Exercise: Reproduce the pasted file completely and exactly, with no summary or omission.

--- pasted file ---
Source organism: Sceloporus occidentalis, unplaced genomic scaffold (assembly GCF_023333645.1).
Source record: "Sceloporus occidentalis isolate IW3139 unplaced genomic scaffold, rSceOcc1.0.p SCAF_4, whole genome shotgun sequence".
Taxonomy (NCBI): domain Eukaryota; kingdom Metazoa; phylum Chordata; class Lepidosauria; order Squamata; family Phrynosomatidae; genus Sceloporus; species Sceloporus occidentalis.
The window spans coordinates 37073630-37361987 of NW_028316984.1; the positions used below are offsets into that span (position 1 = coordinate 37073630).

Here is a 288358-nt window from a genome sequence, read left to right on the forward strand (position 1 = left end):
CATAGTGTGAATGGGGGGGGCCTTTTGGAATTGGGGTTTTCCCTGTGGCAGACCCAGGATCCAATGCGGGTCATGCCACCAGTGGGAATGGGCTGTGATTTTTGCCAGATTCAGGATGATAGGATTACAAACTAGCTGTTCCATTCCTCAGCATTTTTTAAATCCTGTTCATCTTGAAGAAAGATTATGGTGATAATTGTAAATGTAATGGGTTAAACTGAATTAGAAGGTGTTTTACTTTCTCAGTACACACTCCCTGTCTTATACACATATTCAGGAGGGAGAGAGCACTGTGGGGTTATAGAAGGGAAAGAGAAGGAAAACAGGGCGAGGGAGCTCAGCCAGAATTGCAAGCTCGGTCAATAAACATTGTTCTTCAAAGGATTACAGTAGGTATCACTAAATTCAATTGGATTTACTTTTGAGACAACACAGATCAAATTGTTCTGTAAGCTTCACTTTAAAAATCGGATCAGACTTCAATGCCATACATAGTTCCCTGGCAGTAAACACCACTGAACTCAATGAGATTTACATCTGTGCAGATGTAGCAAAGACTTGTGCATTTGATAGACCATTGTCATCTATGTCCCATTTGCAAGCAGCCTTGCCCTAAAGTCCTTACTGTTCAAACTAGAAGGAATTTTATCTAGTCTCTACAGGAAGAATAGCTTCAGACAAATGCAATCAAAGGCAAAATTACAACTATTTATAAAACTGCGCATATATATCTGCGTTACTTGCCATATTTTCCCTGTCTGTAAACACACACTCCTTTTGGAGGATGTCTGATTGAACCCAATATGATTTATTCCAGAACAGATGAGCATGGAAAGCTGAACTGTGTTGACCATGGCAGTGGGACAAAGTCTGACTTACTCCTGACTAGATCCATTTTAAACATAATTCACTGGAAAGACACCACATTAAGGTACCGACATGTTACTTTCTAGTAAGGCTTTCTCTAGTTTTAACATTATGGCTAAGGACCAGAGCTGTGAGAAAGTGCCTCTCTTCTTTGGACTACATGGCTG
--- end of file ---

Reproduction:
Source organism: Sceloporus occidentalis, unplaced genomic scaffold (assembly GCF_023333645.1).
Source record: "Sceloporus occidentalis isolate IW3139 unplaced genomic scaffold, rSceOcc1.0.p SCAF_4, whole genome shotgun sequence".
Taxonomy (NCBI): domain Eukaryota; kingdom Metazoa; phylum Chordata; class Lepidosauria; order Squamata; family Phrynosomatidae; genus Sceloporus; species Sceloporus occidentalis.
The window spans coordinates 37073630-37361987 of NW_028316984.1; the positions used below are offsets into that span (position 1 = coordinate 37073630).

Here is a 288358-nt window from a genome sequence, read left to right on the forward strand (position 1 = left end):
CATAGTGTGAATGGGGGGGGCCTTTTGGAATTGGGGTTTTCCCTGTGGCAGACCCAGGATCCAATGCGGGTCATGCCACCAGTGGGAATGGGCTGTGATTTTTGCCAGATTCAGGATGATAGGATTACAAACTAGCTGTTCCATTCCTCAGCATTTTTTAAATCCTGTTCATCTTGAAGAAAGATTATGGTGATAATTGTAAATGTAATGGGTTAAACTGAATTAGAAGGTGTTTTACTTTCTCAGTACACACTCCCTGTCTTATACACATATTCAGGAGGGAGAGAGCACTGTGGGGTTATAGAAGGGAAAGAGAAGGAAAACAGGGCGAGGGAGCTCAGCCAGAATTGCAAGCTCGGTCAATAAACATTGTTCTTCAAAGGATTACAGTAGGTATCACTAAATTCAATTGGATTTACTTTTGAGACAACACAGATCAAATTGTTCTGTAAGCTTCACTTTAAAAATCGGATCAGACTTCAATGCCATACATAGTTCCCTGGCAGTAAACACCACTGAACTCAATGAGATTTACATCTGTGCAGATGTAGCAAAGACTTGTGCATTTGATAGACCATTGTCATCTATGTCCCATTTGCAAGCAGCCTTGCCCTAAAGTCCTTACTGTTCAAACTAGAAGGAATTTTATCTAGTCTCTACAGGAAGAATAGCTTCAGACAAATGCAATCAAAGGCAAAATTACAACTATTTATAAAACTGCGCATATATATCTGCGTTACTTGCCATATTTTCCCTGTCTGTAAACACACACTCCTTTTGGAGGATGTCTGATTGAACCCAATATGATTTATTCCAGAACAGATGAGCATGGAAAGCTGAACTGTGTTGACCATGGCAGTGGGACAAAGTCTGACTTACTCCTGACTAGATCCATTTTAAACATAATTCACTGGAAAGACACCACATTAAGGTACCGACATGTTACTTTCTAGTAAGGCTTTCTCTAGTTTTAACATTATGGCTAAGGACCAGAGCTGTGAGAAAGTGCCTCTCTTCTTTGGACTACATGGCTG